U.S. President Donald Trump has promised constituents he will not certify the nuclear agreement his predecessor, Barack Obama, signed with Iran. On Friday October 13th, in response to the speech, the EU has vowed to uphold the deal.
Foreign Policy Chief for the European Union, Federica Mogherini, spoke to the media, and assured them the United States has no right to unilaterally repeal the accord.
Mogherini used some strong language in response to Trump’s speech, despite the fact the U.S. has been a close ally of the EU in the security sector. They have aided the bloc in their sanctions on Russia following their occupation of the Crimean Peninsula during the Ukrainian Civil War.
The Italian politician told the media that since the deal took effect, in July 2015, the international community rejoiced. After 12 years of negotiations, the United Nations Security Council, of which the United States is a permanent member, signed the deal, making it a multilateral agreement.
Being that the accord is not unilateral, it is not up to one nation whether or not to terminate the deal.
In addition to Mogherini, the heads of state from some of Europe’s most influential nations also condemned the U.S. President’s proclamation. Emmanuel Macron, French President, Theresa May, British Prime Minister, and Angela Merkel, German Chancellor issued a joint statement.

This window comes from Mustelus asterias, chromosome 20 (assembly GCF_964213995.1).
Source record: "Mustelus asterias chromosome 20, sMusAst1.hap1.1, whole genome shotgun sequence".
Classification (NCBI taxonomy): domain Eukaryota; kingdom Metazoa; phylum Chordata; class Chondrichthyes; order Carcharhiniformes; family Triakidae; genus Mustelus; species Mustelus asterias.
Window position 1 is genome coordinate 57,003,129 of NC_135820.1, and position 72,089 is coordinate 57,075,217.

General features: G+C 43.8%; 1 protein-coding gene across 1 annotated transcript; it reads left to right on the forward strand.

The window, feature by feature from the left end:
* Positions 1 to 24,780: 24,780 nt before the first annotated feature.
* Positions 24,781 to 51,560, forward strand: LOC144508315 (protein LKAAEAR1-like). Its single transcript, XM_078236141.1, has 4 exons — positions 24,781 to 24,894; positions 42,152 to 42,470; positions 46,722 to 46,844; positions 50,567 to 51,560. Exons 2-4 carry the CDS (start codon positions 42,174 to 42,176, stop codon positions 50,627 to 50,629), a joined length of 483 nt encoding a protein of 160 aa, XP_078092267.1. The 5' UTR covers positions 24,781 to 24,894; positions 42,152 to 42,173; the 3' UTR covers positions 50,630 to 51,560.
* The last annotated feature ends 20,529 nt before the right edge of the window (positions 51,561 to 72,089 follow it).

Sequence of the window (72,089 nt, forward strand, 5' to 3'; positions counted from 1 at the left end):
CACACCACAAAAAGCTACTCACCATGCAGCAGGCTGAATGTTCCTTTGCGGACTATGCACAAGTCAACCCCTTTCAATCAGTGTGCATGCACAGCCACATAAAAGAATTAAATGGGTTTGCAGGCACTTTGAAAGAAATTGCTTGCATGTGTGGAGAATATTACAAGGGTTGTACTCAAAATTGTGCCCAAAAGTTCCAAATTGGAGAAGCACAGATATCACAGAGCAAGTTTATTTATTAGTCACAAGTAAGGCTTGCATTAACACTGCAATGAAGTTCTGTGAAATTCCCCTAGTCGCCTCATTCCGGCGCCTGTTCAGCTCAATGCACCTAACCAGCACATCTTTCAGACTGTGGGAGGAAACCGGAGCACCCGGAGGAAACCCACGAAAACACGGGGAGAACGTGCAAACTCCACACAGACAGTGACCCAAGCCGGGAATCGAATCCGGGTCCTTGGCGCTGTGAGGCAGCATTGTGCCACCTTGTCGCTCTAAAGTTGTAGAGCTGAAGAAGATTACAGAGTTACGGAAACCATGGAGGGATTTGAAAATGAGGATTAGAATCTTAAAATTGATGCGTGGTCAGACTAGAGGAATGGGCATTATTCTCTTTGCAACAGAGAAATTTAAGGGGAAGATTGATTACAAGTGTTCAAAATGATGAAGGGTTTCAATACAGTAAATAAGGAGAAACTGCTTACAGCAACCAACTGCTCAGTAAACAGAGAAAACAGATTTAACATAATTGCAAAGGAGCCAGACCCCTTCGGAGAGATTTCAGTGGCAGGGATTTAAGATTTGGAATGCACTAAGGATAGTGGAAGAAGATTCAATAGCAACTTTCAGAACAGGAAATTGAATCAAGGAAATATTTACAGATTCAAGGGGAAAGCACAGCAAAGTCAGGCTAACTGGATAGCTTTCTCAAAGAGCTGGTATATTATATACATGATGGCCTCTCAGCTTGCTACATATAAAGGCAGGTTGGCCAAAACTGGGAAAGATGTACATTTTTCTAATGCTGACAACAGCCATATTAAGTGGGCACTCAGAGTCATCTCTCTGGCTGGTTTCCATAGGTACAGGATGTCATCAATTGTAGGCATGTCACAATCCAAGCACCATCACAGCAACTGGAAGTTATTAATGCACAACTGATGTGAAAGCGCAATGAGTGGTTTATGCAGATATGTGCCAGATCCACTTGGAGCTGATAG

Within the statement is a reference that the agreement is in the best interest of not only the individual nations, but for the bloc as a whole.
Moghini, an Italian native, also spoke of the benefits to the global community of the agreement, known as JCPOA (Joint Comprehensive Plan of Action). She claims the deal has not been violated, one of the charges of Donald Trump, and has been verified multiple times.
The IAEA (International Atomic Energy Agency), has indeed been dispatched on multiple occasions to verify the fact that Iran is adhering to the agreement.
The Chief of Foreign Policy outlined that the EU knows of 8 different inspections which the Iran Nuclear program has passed, meaning the nation is currently using its nuclear capability for civilian purposes.
Despite these words, Donald Trump is not expected to have his opinion changed, making future relations between the EU and the U.S. foggy.
The EU, for their part, believes the deal is not in danger, and rejects the idea that the United States may terminate the agreement. There is currently no timetable in place for Congress to discuss the issue.
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